Library Journal is the first out of the gate, several weeks earlier than usual, beating out Amazon (although they have a slight edge, having released their mid year previews, “Best Books of the Year, So Far“) and Publishers Weekly.

Below are the Top Ten (there’s also a “More of the Best” list, plus several lists of the  best in various categories, including e-original romance).

Some recent awards winners did not make the cut. The Man Booker winner, announced earlier this month, The Narrow Road to the Deep North by Richard Flanagan is not on either of LJ‘s top lists, nor are any of the National Book Awards shortlist titles. But it’s the diversity of the lists that make them interesting (don’t forget to vote for your favorites from the LibraryReads shortlist),

Library Journal’s Best Books of 2014 — Top Ten

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An Untamed State, Roxane Gay, (Grove Press/Black Cat, Brilliance Audio), 5/6/14, OverDrive Sample

No Place To Hide: Edward Snowden, the NSA, and the U.S. Surveillance State, Glenn Greenwald, (Macmillan, Metropolitan; Brilliance Audio), 5/13/14, OverDrive Sample

Five Came Back: A Story of Hollywood and the Second World War, Mark Harris, (Penguin Press; Recorded Books), 2/17/14, OverDrive Sample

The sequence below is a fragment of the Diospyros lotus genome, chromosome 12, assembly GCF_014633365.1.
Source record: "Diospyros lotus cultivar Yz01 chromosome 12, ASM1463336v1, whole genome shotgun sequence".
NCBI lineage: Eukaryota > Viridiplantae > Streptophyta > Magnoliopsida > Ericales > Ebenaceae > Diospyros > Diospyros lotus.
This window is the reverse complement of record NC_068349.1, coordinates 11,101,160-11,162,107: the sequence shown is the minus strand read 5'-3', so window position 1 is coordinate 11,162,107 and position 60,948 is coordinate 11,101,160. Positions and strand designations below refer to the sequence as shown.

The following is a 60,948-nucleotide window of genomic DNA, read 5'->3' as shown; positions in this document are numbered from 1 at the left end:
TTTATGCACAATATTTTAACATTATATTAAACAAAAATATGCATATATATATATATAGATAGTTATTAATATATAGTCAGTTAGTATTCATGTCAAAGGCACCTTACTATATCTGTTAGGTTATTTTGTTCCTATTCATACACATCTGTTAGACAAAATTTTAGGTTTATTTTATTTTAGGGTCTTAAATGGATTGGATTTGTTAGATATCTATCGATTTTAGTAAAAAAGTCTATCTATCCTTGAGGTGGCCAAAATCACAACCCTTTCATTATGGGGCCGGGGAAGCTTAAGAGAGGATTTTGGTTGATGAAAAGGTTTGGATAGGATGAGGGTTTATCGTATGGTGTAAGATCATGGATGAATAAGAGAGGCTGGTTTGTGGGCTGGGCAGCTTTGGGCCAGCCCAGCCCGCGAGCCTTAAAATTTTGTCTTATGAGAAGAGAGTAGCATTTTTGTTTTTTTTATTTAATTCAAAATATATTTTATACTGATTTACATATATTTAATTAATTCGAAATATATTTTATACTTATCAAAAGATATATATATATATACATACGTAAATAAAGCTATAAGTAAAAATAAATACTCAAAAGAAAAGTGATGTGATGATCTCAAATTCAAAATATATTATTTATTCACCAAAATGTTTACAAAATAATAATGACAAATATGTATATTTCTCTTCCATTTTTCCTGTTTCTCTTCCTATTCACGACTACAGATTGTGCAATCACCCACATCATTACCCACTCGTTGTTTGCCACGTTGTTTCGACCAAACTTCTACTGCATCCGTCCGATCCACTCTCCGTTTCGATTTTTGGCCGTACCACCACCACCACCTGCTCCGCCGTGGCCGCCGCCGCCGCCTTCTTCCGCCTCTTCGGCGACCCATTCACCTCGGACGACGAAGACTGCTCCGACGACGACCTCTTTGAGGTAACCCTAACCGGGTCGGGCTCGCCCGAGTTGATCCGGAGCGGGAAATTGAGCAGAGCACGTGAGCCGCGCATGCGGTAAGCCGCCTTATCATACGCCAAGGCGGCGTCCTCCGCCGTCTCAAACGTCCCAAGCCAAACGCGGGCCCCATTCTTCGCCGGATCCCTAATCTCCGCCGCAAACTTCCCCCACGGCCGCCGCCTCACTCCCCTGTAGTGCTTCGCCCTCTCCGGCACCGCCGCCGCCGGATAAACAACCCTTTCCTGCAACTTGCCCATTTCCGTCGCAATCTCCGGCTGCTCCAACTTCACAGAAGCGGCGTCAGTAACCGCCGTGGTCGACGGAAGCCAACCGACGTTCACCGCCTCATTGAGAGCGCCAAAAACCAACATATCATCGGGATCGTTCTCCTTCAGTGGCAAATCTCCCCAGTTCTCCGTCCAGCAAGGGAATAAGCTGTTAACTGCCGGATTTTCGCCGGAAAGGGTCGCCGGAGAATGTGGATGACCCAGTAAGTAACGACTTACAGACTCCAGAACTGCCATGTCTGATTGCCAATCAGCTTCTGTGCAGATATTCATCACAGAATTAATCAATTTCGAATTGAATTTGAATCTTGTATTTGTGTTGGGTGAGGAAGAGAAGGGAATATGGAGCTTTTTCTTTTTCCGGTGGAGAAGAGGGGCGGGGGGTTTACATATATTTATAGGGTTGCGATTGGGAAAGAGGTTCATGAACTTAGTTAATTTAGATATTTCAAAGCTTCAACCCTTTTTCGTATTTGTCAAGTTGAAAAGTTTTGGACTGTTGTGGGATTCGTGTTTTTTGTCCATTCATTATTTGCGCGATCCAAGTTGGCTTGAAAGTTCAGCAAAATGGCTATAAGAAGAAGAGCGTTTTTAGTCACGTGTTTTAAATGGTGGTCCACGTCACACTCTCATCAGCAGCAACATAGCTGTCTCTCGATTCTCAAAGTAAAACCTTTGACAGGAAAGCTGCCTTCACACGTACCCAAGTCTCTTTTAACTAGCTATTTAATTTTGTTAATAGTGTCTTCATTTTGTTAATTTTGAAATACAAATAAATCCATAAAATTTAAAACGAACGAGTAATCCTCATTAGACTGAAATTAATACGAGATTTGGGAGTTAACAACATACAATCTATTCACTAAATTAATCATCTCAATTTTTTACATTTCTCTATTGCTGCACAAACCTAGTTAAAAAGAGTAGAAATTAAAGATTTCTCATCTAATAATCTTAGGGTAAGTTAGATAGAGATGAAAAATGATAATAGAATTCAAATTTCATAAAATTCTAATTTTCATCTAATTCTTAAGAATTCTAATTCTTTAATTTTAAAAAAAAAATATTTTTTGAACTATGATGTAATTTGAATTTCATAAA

A Brief History of Seven Killings, Marlon James, (Peguin/Riverhead; Highbridge), 10/2/14, OverDrive Sample

The Sixth Extinction, Elizabeth Kolbert, (Macmillan/Holt; S&S Audio), 2/11/14

Empire of Sin: A Story of Sex, Jazz, Murder, and the Battle for Modern New Orleans, Gary Krist, (RH/Crown; Dreamscape; Thorndike), 10/28/14,  OverDrive Sample

The Bone Clocks, David Mitchell, (Random House; Recorded Books; Thorndike), 9/2/14, OverDrive Sample — on Man Booker longlist; and IndieNext pick

Us, David Nicholls, (Harper: HarperAudio; HarperLuxe), 10/28/14 — on Man Booker longlist; LibraryReads #1 pick for November

Some Luck, Jane Smiley, (RH/Knopf; RH Audio; Thorndike), 10/7/14, OverDrive Sample — was on the National Book Awards longlist; a LibraryReads pick for Oct. and an IndieNext pick

Audio sample:

The Storied Life of A. J. Fikry, Gabrielle Zevin, (Workman/Algonquin; Highbridge; Thorndike), 4/1/14, OverDrive Sample — LibraryReads #1 pick for April and an IndieNext pick